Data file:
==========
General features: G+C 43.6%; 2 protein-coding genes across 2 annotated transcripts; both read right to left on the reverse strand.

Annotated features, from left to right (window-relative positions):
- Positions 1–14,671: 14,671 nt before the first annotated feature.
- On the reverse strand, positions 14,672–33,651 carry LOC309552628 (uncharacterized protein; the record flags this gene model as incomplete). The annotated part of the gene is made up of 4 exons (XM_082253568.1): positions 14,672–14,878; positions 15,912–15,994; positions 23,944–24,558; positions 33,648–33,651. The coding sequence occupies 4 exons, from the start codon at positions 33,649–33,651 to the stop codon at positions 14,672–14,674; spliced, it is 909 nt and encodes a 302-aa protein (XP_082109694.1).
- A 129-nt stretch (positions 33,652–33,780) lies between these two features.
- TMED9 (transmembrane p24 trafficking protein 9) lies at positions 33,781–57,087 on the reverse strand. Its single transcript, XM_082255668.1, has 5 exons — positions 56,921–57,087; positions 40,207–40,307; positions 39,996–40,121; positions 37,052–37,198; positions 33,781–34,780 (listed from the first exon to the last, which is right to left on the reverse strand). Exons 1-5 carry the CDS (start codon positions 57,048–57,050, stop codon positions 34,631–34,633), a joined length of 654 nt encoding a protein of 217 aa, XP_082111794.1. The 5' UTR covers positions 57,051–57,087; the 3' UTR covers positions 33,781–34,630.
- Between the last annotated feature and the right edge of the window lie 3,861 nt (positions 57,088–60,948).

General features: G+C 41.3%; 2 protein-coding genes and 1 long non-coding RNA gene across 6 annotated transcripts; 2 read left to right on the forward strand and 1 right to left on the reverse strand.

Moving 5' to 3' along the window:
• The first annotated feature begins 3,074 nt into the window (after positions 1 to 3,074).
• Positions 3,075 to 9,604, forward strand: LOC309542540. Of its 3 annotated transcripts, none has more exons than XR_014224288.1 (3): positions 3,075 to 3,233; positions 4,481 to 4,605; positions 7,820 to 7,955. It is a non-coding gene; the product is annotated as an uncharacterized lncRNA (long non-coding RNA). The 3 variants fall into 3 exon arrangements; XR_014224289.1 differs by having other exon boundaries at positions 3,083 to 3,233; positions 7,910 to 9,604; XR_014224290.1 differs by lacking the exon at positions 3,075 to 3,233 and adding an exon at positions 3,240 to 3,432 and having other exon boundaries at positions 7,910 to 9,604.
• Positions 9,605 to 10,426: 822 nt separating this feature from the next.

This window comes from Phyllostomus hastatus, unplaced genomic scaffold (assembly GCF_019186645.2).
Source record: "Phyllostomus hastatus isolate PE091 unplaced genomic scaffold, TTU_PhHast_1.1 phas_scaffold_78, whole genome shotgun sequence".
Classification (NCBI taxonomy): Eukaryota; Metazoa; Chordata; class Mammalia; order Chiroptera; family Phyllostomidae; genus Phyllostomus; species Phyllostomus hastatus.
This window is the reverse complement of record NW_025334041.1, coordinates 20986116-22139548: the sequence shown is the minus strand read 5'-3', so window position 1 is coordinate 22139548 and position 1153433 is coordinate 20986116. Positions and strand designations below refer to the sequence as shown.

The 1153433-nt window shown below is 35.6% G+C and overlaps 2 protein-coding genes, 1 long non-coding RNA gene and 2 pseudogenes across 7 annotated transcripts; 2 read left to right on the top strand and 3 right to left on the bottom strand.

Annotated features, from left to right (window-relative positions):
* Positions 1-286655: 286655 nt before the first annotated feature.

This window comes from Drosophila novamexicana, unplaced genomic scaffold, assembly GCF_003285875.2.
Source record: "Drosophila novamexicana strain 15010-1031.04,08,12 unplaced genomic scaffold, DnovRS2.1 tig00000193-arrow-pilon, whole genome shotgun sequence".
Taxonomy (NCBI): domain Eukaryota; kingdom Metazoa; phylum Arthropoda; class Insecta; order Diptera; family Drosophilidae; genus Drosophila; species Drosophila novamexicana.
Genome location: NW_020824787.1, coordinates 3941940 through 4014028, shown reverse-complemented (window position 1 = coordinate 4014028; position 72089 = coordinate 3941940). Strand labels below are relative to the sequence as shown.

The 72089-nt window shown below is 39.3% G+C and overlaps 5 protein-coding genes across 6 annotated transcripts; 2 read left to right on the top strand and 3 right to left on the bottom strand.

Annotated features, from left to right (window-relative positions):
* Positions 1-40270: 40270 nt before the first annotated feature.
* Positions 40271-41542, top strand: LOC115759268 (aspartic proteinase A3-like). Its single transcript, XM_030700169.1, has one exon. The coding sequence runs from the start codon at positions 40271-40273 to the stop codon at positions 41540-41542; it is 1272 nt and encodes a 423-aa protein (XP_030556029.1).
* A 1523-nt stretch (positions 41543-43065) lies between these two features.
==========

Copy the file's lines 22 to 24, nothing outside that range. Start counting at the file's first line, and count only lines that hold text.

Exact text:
Taxonomy (NCBI): domain Eukaryota; kingdom Metazoa; phylum Arthropoda; class Insecta; order Diptera; family Drosophilidae; genus Drosophila; species Drosophila novamexicana.
Genome location: NW_020824787.1, coordinates 3941940 through 4014028, shown reverse-complemented (window position 1 = coordinate 4014028; position 72089 = coordinate 3941940). Strand labels below are relative to the sequence as shown.

The 72089-nt window shown below is 39.3% G+C and overlaps 5 protein-coding genes across 6 annotated transcripts; 2 read left to right on the top strand and 3 right to left on the bottom strand.